Libya’s current conflict is emerging as a very different one to what has been fought before in the country, or the world. Fleets of long-range drones carry out strikes, cyber-attacks proclaim the end of governments, and social media propaganda has become all-consuming. The war has devolved into a bloody stalemate, with over 1 000 fighters dead and thousands wounded in grinding urban conflict.
Khalifa Haftar’s Libyan Arab Armed Forces (LAAF), a militia coalition based in the east of the country, have been on a mission to seize Tripoli since April. The capital is held by the internationally recognized Government of National Accord (GNA), supported by militias from across western Libya.
But while it is Libyans who are fighting and dying, foreign actors have largely been driving this war. Turkey and Qatar support the GNA, while the United Arab Emirates (UAE), Egypt, Russia and France are behind the LAAF. These foreign backers have contributed diplomatic support, military equipment, mercenaries and military personnel, and direct military action to the two sides.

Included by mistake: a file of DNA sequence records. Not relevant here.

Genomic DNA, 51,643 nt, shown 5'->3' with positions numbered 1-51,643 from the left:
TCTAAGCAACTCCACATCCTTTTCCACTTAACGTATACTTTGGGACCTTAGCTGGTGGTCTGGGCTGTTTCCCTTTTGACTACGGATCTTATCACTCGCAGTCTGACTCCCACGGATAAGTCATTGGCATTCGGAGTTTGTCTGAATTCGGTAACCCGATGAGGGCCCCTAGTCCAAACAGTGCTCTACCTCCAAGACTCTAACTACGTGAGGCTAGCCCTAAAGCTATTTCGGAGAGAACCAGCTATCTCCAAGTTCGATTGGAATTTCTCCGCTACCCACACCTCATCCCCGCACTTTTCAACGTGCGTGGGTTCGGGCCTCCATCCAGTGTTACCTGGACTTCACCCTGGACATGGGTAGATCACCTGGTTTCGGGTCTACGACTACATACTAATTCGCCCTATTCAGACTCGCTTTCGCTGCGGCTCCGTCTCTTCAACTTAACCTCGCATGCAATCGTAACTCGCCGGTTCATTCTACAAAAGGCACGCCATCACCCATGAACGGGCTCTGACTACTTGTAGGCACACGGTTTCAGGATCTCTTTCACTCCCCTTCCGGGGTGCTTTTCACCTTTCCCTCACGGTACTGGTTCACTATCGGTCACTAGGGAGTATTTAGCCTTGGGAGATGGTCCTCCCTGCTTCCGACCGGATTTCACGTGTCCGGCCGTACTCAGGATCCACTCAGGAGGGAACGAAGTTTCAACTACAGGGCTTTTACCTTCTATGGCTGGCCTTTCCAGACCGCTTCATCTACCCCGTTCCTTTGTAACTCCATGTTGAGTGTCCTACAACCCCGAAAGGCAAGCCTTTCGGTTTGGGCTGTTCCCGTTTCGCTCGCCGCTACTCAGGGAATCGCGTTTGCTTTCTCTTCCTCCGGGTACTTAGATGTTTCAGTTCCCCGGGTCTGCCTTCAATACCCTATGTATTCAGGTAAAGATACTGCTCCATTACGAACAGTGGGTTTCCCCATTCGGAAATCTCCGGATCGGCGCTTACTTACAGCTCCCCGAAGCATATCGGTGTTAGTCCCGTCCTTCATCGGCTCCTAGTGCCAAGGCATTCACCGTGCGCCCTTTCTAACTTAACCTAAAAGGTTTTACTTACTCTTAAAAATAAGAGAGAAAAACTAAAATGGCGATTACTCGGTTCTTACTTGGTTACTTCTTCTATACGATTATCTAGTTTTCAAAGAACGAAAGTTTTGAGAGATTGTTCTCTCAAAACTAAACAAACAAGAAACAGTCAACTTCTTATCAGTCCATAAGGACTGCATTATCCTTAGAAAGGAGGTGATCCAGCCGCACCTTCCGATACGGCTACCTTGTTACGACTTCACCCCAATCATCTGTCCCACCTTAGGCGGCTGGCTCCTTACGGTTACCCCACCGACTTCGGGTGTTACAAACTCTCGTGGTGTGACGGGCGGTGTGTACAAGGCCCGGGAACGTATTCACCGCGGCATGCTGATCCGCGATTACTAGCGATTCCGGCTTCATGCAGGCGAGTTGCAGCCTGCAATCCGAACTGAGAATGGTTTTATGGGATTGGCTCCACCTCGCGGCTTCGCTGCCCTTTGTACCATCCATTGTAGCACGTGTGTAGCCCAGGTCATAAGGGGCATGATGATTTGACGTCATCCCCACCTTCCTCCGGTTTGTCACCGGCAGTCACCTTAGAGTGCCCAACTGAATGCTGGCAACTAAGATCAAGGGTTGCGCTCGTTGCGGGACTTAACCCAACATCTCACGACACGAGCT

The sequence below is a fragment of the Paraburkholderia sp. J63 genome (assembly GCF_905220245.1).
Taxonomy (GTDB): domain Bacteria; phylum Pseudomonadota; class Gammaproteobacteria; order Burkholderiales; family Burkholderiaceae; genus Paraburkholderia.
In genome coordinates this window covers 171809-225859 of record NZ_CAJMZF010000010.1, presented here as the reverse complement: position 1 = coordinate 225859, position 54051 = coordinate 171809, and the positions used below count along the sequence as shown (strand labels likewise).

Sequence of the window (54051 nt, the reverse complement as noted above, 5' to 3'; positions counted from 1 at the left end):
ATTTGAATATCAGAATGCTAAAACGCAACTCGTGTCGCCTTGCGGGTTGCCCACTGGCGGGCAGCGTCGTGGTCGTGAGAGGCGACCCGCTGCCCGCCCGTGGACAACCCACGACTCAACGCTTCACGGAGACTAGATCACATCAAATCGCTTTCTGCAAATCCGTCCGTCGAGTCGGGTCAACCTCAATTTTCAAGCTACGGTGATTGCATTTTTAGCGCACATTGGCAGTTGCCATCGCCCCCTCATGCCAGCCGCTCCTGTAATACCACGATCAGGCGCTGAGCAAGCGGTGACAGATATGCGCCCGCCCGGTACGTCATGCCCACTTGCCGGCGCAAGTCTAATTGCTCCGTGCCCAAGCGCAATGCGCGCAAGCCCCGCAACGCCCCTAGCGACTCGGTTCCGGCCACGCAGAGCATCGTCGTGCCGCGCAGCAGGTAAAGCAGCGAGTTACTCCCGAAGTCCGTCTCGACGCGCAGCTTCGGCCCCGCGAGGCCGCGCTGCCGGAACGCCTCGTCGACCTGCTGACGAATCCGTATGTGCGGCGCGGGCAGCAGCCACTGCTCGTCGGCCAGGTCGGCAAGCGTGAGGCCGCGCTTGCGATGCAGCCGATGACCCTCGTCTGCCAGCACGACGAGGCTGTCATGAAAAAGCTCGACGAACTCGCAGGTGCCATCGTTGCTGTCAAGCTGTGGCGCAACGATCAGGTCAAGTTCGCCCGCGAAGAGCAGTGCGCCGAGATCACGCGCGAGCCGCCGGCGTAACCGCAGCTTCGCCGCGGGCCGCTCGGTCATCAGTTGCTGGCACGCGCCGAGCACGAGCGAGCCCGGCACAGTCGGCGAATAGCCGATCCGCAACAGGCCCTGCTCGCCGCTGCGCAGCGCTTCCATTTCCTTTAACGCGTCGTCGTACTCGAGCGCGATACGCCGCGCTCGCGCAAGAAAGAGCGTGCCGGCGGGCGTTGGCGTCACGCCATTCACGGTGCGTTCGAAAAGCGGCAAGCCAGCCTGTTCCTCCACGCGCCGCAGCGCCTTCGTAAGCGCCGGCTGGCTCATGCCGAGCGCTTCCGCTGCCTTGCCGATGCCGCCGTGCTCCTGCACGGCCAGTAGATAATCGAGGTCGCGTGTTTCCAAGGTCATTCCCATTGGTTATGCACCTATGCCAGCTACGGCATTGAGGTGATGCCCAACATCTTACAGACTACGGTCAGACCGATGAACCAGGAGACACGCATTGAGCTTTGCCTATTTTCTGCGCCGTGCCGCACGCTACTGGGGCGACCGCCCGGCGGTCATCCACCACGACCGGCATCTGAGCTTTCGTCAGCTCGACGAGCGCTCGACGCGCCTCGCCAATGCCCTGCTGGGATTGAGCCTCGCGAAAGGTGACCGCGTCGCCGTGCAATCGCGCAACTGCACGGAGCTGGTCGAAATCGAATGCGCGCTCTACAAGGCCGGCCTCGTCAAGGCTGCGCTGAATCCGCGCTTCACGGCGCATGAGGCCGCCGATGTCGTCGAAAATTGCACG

The use of drones, cyber-attacks and social media propaganda, among other dynamics in Libya’s conflict, probably portend what armed conflict in this century will look like – both within and between states.
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